Friday, April 17, 2009

Kids need discipline and adults need to be adults

On the tenth anniversary of Columbine, former teacher and author Caitlin Flanagan reflects on “The High Cost of Coddling

"He's going to end up in reform school," we would say of a bully or a fighter, some luckless child of a rotten drunk or a mean single mother. One way or another, it came to pass: Boys disappeared and were not missed.
Due process? Who knew, who cared? All we knew was that the funny-looking, heavy-set boy who used to smash kids' heads into the porcelain backsplash at the drinking fountain of Cragmont School was no more a menace in our lives.
Flanagan details how classroom killers Eric Harris and Dylan Klebold were cast as the misunderstood misfits instead of a threat and attempts to impose discipline were half-hearted and easily circumvented. In the conclusion, she calls for a return to the lost art of parenting:

In my teaching days, no single document shaped my thinking as much as Flannery O'Connor's 1963 essay called "Total Effect and the Eighth Grade." It concerned neither guns nor violence, neither cliques nor experimental approaches to the treatment of adolescent depression. It was about . . . books. In defending the teaching of the great works of the Western canon rather than those of the modern day (which kids far preferred), she said something wise, the sort of thing an adult might say. She said that the whims and preferences of children should always, always be sublimated to the sense and judgment of their elders.
"And what if the student finds this is not to his taste?" O'Connor asked. "Well that is regrettable. Most regrettable. His taste should not be consulted; it is being formed."
Hey, nobody wants to fight with the kids, but it’s part of the job.


Vermont Woodchuck said...

We were brought up with "Don't start a fight; don't lose a fight."

Starting a fight carried swift retribution. That was not tolerated. Losing a fight meant that some bully was going to feel free to pick on some one else.

So back out you went and found the miscreant and gave him what for by whatever means necessary. Fair fights are in a ring with a referee.

And yes, all of us has guns for hunting and no we didn't have shootings in or out of school.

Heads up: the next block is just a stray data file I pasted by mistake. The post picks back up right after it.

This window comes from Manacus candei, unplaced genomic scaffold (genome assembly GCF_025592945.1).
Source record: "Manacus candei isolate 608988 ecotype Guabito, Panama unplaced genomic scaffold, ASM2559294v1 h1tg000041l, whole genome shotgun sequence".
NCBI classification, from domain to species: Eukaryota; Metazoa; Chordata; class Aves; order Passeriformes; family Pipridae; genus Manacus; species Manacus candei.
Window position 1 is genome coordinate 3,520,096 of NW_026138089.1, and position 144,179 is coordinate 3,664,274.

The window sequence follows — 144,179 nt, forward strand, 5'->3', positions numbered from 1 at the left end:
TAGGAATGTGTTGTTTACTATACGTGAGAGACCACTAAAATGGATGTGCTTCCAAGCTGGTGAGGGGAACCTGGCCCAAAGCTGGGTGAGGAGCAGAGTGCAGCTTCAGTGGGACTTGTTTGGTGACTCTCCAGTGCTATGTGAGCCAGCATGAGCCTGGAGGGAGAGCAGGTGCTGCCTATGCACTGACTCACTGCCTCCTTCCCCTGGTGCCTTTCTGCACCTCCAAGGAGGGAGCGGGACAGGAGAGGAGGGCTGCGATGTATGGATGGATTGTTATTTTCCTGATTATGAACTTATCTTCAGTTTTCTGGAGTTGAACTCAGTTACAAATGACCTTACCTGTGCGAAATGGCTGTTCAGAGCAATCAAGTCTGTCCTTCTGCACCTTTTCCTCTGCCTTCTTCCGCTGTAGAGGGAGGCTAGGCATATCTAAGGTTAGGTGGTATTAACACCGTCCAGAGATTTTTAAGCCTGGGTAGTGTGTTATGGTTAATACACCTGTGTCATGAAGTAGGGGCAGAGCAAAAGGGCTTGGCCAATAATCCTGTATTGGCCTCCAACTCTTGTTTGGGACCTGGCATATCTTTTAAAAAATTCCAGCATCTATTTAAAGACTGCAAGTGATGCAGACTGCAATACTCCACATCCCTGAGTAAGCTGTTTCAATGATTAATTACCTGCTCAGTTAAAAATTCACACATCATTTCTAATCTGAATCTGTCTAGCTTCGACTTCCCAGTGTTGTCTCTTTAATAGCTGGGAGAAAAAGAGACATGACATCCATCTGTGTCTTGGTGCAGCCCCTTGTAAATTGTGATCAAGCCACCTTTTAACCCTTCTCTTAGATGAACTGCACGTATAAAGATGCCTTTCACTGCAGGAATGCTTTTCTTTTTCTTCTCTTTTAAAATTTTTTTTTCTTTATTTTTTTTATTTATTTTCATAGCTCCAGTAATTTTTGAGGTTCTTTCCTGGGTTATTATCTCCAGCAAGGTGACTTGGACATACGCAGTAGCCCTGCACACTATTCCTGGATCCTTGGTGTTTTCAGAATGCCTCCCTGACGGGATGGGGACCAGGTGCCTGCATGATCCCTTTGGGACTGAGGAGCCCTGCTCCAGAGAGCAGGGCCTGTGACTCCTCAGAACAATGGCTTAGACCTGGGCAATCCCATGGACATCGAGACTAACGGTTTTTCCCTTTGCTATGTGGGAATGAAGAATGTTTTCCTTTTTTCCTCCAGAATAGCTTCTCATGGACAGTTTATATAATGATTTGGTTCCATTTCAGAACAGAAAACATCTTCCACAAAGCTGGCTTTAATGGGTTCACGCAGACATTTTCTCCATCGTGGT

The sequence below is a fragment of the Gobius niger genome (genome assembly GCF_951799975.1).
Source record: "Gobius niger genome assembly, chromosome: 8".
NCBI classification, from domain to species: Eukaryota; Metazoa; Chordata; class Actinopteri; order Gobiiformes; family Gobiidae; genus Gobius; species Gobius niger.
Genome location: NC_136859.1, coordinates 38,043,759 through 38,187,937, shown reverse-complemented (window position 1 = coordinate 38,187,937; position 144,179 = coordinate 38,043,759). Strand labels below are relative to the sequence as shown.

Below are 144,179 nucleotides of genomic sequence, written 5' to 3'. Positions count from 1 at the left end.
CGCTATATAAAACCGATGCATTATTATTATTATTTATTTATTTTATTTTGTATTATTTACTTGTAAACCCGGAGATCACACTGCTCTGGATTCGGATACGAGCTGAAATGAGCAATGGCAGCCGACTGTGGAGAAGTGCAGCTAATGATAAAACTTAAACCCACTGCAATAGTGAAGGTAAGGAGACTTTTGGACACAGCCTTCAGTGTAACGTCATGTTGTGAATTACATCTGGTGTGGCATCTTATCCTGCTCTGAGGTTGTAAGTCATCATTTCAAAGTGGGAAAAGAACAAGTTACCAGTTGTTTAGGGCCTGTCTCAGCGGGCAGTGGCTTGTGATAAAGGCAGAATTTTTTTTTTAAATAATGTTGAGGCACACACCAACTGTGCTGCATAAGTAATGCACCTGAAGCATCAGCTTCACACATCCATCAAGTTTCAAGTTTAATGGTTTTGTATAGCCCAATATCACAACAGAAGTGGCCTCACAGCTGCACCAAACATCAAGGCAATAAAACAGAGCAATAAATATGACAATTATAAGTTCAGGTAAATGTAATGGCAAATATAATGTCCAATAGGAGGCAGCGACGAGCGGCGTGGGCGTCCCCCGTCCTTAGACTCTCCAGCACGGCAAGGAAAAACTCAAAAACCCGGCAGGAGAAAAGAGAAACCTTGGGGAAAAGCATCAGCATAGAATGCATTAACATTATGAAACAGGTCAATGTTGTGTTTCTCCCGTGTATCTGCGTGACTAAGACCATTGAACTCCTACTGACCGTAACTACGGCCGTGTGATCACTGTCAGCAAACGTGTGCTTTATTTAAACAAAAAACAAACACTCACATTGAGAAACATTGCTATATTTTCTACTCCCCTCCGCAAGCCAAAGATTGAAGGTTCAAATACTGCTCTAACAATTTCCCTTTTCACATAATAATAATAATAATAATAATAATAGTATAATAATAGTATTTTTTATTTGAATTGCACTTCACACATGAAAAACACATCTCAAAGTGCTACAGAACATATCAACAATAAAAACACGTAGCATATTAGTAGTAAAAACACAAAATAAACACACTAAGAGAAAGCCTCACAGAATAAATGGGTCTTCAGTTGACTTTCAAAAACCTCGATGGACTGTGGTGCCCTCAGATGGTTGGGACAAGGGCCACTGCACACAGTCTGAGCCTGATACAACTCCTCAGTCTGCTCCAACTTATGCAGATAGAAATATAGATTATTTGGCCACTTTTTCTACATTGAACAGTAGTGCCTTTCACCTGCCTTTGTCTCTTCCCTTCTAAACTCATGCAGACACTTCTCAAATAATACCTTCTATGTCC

Today's kids are not taught respect for themselves or others. Actually, the boys are not civilized, they're sissified.

URF said...

Maybe they can begin to regain their lost manhood and self-respect by wearing a hat festooned with teabags.

Eric said...

A friend of mine was called to the principal's office because his kid got into a fight and beat some other kid up.

Turns out the other kid started the fight and my friend's son ended it. My buddy was utterly unapologetic about his son's response.


Troubled Teen Teacher said...

Yes, the high cost of coddling. It seems in our society that teens can't wait to be adults - and adults can't just be adults. Instead they try to be their teen's best friend, often contributing as much to their child's "delinquency" as his/her peers.

F.O.E. said...

That buddy of yours sounds like the type of guy whose idea of a good time is sipping dry martinis and listening to lounge music.

I was told a long time ago that if you have kids and you care you'll end up fighting with school administrators at some point. At the time I didn't understand, but now I do.

Misguided post-Columbine concerns with bullying have mushroomed into an unhealthy obsession. Schools are trying too hard to micro-manage the kids with speech codes, sensitivity training, etc., rather than having basic standards of acceptable behavior. What used to be handled per the discretion of an experienced and caring staff is now subject to rigid rules designed primarily to CYA.

Eric said...

FOE (enemy?) - Couldn't agree more. I have a story of my own to share, but it's better suited to an offline setting, perhaps relaxing around an inground pool.

F.O.E. said...

Please..."Friend Of Eric"!

L-shaped inground pools surrounded with Tiki torches are especially nice.

Throw in a little Martin Denny over the portable speaker, a couple of Mai Tais, and the critical insights into current events flow like rum.

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